Steven Ball
Marie Craven
Solrun Hoaas
Daryl Dellora

Melbourne independent filmmakers

Leo Berkeley
Giorgio Mangiamele
Michael Buckley
Moira Joseph

John Cumming


Selected quotes from reviews

Obsession (1981-5)

"In some ways, (this) film is about a man and his car: fixing it, driving it, worrying over it. In others it is a sinister investigation of society's definition of the individual." (Stephanie Bunbury, The Age, 4 October 1985)

"A car is the object of Cumming's desire, a metaphoric vehicle in the journey to psycho-social paradise, but actualisation seems not what it's cracked-up to be. ... The film ends with the question 'Do you want to get out?' It is madness and 'yeah, right here will be fine'." (Jordan Rodgers, The Richmond Times, 1 October 1985)

"The film is beautifully photographed in black-and-white. It also features the best use of video manipulations I have seen in a film." (Chris Windmill, The Emerald Hill & Sandridge Times, 10 October 1985)

"Rarely has the death-loving thrall of driving been rendered with such kinetic allure. Yet the film also uses its subject to mount a grim analysis of the way identity is offered, mass-produced (one could say even mechanised) within our larger social structures. There is a distinctive, metallic humour in the film." (Marie Craven, Silver Delirium, 1995)

Obsession screened at Experimenta (Melbourne1996), Cinematografia Invitada Week of Experimental Cinema, Madrid (Spain 1994), Westworld Stories programme, Metro Mania (MIMA/FTI, Perth 1989), Indian Film and Television Institute (Puna India 1985), London University Extra Mural Studies Department, Sheffield Film Co-op, Sheffield Polytechnic, Humberside College Hull (U.K. 1985), Camera Plurielles (Lyon, France 1985), Collective for Living Cinema (New York, NY, U.S.A 1986), UCLA (California, U.S.A. 1986) and Melbourne International Film Festival (Australia 1985).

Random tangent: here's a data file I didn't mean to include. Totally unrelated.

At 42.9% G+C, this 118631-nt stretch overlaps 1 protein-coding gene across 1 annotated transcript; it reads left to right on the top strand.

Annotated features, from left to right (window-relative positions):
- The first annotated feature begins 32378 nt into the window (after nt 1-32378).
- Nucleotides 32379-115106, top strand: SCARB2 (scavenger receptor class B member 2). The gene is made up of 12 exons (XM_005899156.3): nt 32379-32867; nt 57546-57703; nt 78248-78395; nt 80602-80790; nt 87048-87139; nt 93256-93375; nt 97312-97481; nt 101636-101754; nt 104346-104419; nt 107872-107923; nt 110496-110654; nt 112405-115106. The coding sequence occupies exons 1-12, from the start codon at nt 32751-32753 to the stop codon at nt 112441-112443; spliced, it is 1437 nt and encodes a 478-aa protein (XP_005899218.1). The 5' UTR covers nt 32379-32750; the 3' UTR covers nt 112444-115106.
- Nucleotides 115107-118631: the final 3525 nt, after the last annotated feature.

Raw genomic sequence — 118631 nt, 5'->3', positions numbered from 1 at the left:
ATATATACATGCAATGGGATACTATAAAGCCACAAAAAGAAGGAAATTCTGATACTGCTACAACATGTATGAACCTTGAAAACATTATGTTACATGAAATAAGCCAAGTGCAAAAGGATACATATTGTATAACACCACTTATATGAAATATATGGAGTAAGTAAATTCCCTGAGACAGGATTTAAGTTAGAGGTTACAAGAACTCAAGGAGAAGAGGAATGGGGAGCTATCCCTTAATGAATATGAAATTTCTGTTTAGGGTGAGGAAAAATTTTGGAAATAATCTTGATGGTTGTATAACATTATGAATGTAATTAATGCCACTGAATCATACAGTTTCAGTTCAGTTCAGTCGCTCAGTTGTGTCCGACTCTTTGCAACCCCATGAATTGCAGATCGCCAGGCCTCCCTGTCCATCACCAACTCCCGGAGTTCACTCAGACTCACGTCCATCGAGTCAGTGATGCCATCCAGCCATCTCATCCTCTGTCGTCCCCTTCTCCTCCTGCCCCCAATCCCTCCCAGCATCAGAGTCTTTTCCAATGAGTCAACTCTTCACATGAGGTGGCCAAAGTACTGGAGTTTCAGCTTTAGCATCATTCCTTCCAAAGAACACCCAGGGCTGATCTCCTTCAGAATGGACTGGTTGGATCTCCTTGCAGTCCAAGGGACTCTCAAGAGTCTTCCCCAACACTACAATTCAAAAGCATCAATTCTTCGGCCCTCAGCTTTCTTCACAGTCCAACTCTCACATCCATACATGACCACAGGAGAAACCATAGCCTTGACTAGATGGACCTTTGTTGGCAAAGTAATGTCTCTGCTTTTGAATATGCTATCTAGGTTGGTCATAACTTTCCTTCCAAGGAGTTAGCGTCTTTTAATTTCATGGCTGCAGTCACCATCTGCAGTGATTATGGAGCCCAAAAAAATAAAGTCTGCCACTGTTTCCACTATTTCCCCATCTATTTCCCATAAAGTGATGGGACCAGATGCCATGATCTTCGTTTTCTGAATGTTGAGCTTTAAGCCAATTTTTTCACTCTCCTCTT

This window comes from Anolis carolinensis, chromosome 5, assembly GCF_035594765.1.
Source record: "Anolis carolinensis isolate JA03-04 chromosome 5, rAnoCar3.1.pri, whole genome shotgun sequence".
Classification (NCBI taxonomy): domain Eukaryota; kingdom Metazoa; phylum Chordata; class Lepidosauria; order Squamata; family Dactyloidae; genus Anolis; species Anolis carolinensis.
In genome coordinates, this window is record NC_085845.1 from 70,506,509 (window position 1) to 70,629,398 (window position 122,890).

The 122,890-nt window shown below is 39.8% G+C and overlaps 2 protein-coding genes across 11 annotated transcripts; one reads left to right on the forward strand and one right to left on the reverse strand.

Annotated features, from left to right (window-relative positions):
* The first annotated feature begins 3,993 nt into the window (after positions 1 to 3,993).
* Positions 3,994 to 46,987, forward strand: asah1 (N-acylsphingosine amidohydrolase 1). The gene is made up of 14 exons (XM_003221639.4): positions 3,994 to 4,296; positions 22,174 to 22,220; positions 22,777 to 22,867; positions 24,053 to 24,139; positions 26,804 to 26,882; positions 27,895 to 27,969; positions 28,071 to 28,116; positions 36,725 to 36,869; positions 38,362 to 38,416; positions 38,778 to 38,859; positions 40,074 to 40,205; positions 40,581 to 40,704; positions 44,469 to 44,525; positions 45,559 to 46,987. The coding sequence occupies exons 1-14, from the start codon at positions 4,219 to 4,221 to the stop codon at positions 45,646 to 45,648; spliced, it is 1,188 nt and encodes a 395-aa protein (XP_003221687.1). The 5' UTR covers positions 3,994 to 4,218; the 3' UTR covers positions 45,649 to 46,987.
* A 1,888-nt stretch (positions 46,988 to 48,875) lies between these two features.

Obsession is represented in the film collections of: Screensound Australia and The National Library of Australia.


"In the beginning ... (sic) A wordless political allegory in which the Hero emerges into a surreal terrain - a tract on the terra incognito of male sexuality which traverses the frontiers and archetypes of modern psychological history." (Melbourne Film Festival programme, 1987)

Recognition screened at Oberhausen Short Film Festival (West Germany 1987), Melbourne International Film Festival (Australia 1987). It is represented in the film collections of Screensound Australia and The National Library of Australia.


"Sabotage evolved out of frustration with the inadequacy of political dialogue in the 1980s. In this film, each character's response to the notion of 'sabotage' is different: dogma, action, deception, hypocrisy, incompetence, detachment, subversion. The strategy of the film itself is to sabotage the synchronicity of sight and image." (Megan McMurchy, Signs of Independence, 1988)

Sabotage screened at the Institute of Modern Art (Brisbane, 1989).

Obsession, Recognition and Sabotage were made with financial assistance from the Australian Film Commission (AFC) Creative Development Fund.

First Time Tragedy, Second Time Farce (1987-89)

"Made in conjunction with Jane Madsen and James Swinson, this 75-minute film comprehensively reflects upon the Aboriginal perspective of the 1988 Australian bicentennial celebrations, a notorious event for those who consider that human involvement with the continent started somewhat before 1788." (Geoff Wright, The Melbourne Times 12 September 1990, p 17)

First Time Tragedy Second Time Farce was made with financial assistance from Film Victoria. It was screened at Bristol Rio Cinema and Watermans Art Centre (by Amnesty International) in London (U.K. 1990), the Melbourne Fringe Festival (1989), the Film and History Conference (Sydney, 1989) and broadcast by RTE TV (Ireland 1990). Held in the film collections of The Australian Institute of Aboriginal & Torres Straight Islanders, Screensound Australia.